The creator of 'Let England Shake' wants to pick up the award for a third time
PJ Harvey is the first ever two time winner of the award, first picking up the prize in 2001 for her album ‘Stories From The City, Stories From The Sea’. In the press room after winning the award last night (September 6), she said:
I hope to be back here again in another 10 years’ time with another record because it’s very important to me to keep making work that is of relevance, not just to myself but to other people.
The Mercury Prize has been running since 1992, and Harvey was the first ever female solo act to win back in 2001. However, her win was clouded with tragedy as she received her award from a hotel room in Washington DC in the wake of the 9/11 attacks on the Pentagon. Of this she said:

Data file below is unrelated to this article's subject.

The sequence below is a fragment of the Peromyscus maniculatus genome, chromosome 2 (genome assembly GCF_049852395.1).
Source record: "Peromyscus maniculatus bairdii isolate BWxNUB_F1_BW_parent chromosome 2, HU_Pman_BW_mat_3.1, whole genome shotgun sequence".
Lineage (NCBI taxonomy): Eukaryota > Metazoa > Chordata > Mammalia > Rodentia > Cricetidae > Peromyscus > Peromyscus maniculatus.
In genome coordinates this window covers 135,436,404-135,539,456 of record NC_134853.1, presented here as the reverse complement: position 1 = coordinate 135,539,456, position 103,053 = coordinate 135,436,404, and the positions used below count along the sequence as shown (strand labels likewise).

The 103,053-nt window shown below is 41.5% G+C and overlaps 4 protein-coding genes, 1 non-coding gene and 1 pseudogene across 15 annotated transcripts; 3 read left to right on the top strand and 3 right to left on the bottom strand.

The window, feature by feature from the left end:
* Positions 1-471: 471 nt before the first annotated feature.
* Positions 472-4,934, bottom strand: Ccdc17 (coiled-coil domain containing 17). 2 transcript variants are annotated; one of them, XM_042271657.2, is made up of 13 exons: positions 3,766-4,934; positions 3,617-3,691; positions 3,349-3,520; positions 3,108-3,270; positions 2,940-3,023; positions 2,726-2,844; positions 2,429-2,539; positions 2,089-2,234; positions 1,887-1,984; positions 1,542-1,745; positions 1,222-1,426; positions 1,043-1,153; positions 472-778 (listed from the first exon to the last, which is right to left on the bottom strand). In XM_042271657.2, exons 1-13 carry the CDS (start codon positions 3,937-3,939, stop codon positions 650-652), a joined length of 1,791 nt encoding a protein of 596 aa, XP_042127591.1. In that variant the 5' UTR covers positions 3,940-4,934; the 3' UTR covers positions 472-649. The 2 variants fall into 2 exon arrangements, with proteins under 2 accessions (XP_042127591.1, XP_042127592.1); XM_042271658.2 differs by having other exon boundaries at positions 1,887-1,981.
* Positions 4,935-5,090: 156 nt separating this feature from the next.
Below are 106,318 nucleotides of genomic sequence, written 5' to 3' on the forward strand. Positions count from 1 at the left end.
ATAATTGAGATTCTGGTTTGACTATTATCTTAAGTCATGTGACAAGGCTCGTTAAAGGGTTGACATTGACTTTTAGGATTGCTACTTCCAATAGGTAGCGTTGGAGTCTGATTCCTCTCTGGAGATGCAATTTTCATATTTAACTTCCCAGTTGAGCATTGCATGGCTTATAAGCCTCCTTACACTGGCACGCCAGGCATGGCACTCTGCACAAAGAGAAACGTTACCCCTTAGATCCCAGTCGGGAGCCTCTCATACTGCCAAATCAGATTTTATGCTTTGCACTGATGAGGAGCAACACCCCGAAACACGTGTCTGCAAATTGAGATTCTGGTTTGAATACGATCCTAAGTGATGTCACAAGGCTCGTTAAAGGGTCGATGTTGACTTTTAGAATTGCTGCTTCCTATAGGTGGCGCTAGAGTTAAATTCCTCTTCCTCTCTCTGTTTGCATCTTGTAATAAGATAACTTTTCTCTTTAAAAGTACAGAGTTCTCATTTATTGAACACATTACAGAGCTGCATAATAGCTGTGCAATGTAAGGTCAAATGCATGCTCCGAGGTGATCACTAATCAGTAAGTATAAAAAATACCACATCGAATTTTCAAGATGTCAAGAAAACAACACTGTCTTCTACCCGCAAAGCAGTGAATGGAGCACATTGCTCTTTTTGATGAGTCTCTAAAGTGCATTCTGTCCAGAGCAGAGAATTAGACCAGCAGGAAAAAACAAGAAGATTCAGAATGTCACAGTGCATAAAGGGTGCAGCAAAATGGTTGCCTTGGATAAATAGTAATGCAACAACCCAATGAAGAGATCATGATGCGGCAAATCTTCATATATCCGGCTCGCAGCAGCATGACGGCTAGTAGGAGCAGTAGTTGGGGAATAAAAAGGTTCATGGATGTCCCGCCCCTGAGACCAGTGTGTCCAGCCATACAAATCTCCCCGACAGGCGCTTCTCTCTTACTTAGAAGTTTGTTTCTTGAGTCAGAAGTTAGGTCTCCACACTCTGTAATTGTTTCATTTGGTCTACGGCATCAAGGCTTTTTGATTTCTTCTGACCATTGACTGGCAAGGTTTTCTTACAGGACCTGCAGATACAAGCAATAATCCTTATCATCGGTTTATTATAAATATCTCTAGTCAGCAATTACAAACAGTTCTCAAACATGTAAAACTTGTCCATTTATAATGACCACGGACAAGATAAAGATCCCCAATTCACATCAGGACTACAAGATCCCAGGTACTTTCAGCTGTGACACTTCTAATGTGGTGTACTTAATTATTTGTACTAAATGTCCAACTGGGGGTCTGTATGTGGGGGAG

Ten years ago feels like such a surreal experience, I’m sure for everybody, but my only memory of that day really is being in the hotel room and watching the television and seeing the Pentagon burning and I felt so separate from the prize that was being given here at that time, and I’m sure it must have felt very odd for the people that were here. So to have the chance again to be here and actually receive an award means a great deal to me.
She added that she was now a fan of Everything Everything after seeing them perform at the ceremony.
The full list of nominees was:
Anna Calvi – ‘Anna Calvi’
Elbow – ‘Build A Rocket Boys!’
James Blake – ‘James Blake’
Katy B – ‘On A Mission’
Metronomy – ‘The English Riviera’
Tinie Tempah – ‘Disc-Overy’
PJ Harvey – ‘Let England Shake’
Gwilym Simcock – ‘Good Days At Schloss Elmau’
Everything Everything – ‘Man Alive’
Ghostpoet – ‘Peanut Butter Blues & Melancholy Jam’
King Creosote & Jon Hopkins – ‘Diamond Mine’
Adele – ’21’
Read NME’s review of ‘Let England Shake’ and scroll down to watch an exclusive interview in which she discusses her remarkable album.
The best of PJ Harvey: a Spotify playlist
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